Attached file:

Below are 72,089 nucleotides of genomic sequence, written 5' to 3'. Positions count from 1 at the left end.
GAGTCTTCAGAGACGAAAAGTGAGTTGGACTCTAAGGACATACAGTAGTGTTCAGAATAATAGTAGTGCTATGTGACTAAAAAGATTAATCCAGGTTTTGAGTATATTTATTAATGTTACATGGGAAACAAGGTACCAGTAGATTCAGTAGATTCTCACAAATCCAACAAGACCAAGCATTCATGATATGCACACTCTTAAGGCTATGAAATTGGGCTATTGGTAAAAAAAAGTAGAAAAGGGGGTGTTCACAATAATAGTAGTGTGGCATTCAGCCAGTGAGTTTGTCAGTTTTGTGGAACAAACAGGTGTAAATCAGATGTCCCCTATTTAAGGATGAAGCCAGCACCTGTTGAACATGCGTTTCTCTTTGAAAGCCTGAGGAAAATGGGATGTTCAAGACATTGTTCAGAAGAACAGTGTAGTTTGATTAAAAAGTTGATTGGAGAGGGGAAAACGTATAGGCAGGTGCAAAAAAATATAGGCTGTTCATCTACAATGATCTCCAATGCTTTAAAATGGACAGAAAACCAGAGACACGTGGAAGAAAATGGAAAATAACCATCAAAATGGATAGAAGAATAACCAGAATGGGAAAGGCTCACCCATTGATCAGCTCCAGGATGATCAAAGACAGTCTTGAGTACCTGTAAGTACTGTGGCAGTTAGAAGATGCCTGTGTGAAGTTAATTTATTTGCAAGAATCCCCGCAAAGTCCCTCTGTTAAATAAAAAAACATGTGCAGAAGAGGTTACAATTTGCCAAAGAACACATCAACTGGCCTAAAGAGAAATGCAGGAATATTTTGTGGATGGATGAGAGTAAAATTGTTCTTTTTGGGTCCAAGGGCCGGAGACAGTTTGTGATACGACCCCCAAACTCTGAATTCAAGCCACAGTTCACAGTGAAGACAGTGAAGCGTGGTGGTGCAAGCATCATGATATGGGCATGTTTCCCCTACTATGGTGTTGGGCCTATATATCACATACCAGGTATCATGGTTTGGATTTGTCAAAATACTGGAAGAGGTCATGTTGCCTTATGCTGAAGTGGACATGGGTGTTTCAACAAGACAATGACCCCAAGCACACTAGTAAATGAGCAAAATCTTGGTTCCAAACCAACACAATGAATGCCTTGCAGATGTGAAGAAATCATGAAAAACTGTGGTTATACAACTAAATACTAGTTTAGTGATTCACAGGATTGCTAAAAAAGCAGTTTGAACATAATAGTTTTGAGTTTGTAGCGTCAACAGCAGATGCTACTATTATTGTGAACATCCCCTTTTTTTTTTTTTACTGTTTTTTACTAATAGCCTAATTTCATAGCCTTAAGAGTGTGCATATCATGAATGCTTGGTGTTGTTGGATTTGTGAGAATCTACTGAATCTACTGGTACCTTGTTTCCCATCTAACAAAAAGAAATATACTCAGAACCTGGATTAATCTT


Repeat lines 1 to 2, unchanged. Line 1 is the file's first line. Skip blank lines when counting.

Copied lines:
Below are 72,089 nucleotides of genomic sequence, written 5' to 3'. Positions count from 1 at the left end.
GAGTCTTCAGAGACGAAAAGTGAGTTGGACTCTAAGGACATACAGTAGTGTTCAGAATAATAGTAGTGCTATGTGACTAAAAAGATTAATCCAGGTTTTGAGTATATTTATTAATGTTACATGGGAAACAAGGTACCAGTAGATTCAGTAGATTCTCACAAATCCAACAAGACCAAGCATTCATGATATGCACACTCTTAAGGCTATGAAATTGGGCTATTGGTAAAAAAAAGTAGAAAAGGGGGTGTTCACAATAATAGTAGTGTGGCATTCAGCCAGTGAGTTTGTCAGTTTTGTGGAACAAACAGGTGTAAATCAGATGTCCCCTATTTAAGGATGAAGCCAGCACCTGTTGAACATGCGTTTCTCTTTGAAAGCCTGAGGAAAATGGGATGTTCAAGACATTGTTCAGAAGAACAGTGTAGTTTGATTAAAAAGTTGATTGGAGAGGGGAAAACGTATAGGCAGGTGCAAAAAAATATAGGCTGTTCATCTACAATGATCTCCAATGCTTTAAAATGGACAGAAAACCAGAGACACGTGGAAGAAAATGGAAAATAACCATCAAAATGGATAGAAGAATAACCAGAATGGGAAAGGCTCACCCATTGATCAGCTCCAGGATGATCAAAGACAGTCTTGAGTACCTGTAAGTACTGTGGCAGTTAGAAGATGCCTGTGTGAAGTTAATTTATTTGCAAGAATCCCCGCAAAGTCCCTCTGTTAAATAAAAAAACATGTGCAGAAGAGGTTACAATTTGCCAAAGAACACATCAACTGGCCTAAAGAGAAATGCAGGAATATTTTGTGGATGGATGAGAGTAAAATTGTTCTTTTTGGGTCCAAGGGCCGGAGACAGTTTGTGATACGACCCCCAAACTCTGAATTCAAGCCACAGTTCACAGTGAAGACAGTGAAGCGTGGTGGTGCAAGCATCATGATATGGGCATGTTTCCCCTACTATGGTGTTGGGCCTATATATCACATACCAGGTATCATGGTTTGGATTTGTCAAAATACTGGAAGAGGTCATGTTGCCTTATGCTGAAGTGGACATGGGTGTTTCAACAAGACAATGACCCCAAGCACACTAGTAAATGAGCAAAATCTTGGTTCCAAACCAACACAATGAATGCCTTGCAGATGTGAAGAAATCATGAAAAACTGTGGTTATACAACTAAATACTAGTTTAGTGATTCACAGGATTGCTAAAAAAGCAGTTTGAACATAATAGTTTTGAGTTTGTAGCGTCAACAGCAGATGCTACTATTATTGTGAACATCCCCTTTTTTTTTTTTTACTGTTTTTTACTAATAGCCTAATTTCATAGCCTTAAGAGTGTGCATATCATGAATGCTTGGTGTTGTTGGATTTGTGAGAATCTACTGAATCTACTGGTACCTTGTTTCCCATCTAACAAAAAGAAATATACTCAGAACCTGGATTAATCTT